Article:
TELEVISION stunt man, Matt Pritchard, returned to the Penarth Pier Pavilion last week to discuss his second vegan cookbook.

Matt Pritchard began his television career by hurting himself and his friends for fun on the MTV stunt show, Dirty Sanchez.

Almost 20 years later, Pritchard is still testing the bounds of taste. His second vegan recipe book, Dirty Vegan: Another Bite, was released last month alongside a tie-in BBC cookery programme.

Last Friday, Matt Pritchard visited the Penarth Pier Pavilion to discuss his latest culinary enterprise and prepare a vegan dish with Mel Griffin of Griffin Books.

Pritchard has not lost his mad-dash style and performative vigour. He relished his new role as he prepared for the talk: “I enjoy it, man. It’s better than shoving a drumstick up your arse on stage,” he said.

Originally from Cardiff, Pritchard studied cooking at college but dedicated himself to professional skating when he was sponsored at 21.

“Dirty Sanchez was great. It was just 15 years of mayhem.

“We were getting paid to travel around the world. Getting drunk and off your head with your mates – that’s like winning the lottery when you’re that age.

“I loved it. But then it took its toll on my mental health. Especially the drugs part of it.

“I needed to do something about it and that’s when I started my fitness journey.

“With my addictive personality, when I do something, I’ve got to do it – not just dip my toes in.

“I started looking into veganism because a lot of endurance athletes were vegan. The more I researched it the more it started making sense to me.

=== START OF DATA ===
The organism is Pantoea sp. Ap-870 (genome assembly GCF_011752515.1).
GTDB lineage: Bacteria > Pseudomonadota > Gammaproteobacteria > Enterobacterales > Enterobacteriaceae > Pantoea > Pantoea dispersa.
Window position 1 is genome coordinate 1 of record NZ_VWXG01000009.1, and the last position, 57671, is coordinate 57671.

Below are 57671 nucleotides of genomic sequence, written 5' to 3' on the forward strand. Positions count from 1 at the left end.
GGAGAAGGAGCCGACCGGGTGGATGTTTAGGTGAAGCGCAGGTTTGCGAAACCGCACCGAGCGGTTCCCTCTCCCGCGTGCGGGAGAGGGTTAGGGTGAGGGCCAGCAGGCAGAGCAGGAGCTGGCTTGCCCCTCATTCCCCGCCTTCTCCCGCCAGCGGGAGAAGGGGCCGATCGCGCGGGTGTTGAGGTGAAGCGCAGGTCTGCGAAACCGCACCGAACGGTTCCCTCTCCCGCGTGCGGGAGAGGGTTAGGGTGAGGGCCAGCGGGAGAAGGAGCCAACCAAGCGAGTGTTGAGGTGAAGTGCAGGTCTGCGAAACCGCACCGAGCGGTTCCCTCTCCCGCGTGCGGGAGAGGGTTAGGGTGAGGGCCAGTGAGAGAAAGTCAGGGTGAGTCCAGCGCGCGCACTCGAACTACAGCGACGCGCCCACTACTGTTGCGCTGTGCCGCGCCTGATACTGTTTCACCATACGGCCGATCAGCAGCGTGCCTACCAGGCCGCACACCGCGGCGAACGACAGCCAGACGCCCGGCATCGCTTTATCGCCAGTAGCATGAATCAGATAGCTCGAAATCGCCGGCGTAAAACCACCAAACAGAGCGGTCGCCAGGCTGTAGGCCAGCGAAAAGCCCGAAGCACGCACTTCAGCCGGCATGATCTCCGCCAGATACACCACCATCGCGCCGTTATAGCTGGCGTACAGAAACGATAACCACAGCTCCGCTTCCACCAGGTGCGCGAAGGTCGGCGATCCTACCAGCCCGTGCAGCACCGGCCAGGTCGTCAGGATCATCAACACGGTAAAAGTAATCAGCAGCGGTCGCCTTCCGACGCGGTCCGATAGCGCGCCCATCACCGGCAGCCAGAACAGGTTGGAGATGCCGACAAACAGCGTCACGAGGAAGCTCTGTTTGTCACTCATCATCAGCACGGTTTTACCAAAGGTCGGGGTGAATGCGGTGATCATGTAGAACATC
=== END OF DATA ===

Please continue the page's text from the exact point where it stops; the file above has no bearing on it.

“I love animals. I’ve got a dog and I wouldn’t eat him. What’s the difference between a dog and a pig? All these things started making sense to me.

“As soon as I became vegan, I felt healthier. So many people were trying to put me off it.

“But on a vegan diet, I did The Decker, which is 10 full Iron Men in 10 days.

“Now I’m looking at doing the Double Decker which is 20 in 20 days. On my 50th birthday I’ll be doing 50 of something for 50 years.

“It’s another way of proving to people that veganism helps me, and that age is but a number.”

Pritchard became vegan in 2015 and began to film his own cooking show on YouTube. In 2019, the BBC aired the first series of Dirty Vegan.

“If you’d told me 20 years ago that I’d be sitting here with you now and talking about vegan cooking books, I would I have laughed in your face,” he said.

Pritchard said that he was forced to leave Twitter last year because of abuse from online trolls and members of the Welsh farming community.

Why were people so hostile?

“Because of guilt. Anger does it. Cognitive dissonance. They’re too lazy to change or they don’t want to believe it.

“But the evidence is there. What I care about is the evidence and the animals.

"I don’t want to kill something that doesn’t want to be killed. If you eat steak, how can you say you care for all animals?”

In his characteristic salt-of-the earth way, Pritchard hopes to entertain audiences with his new series whilst gently educating them about the benefits of vegan cooking.

“You know, there’s 50/50 arguing about Brexit. There’s 50/50 arguing about meat and veganism.

“We’re all arguing amongst ourselves like lunatics. This show is just there for people to enjoy. “There’s a bit of fun in it. There’s a lot of education.

“When it goes out on TV, I get a lot of positive messages from people saying they’ve cut down on meat. So, clearly, it’s doing something.”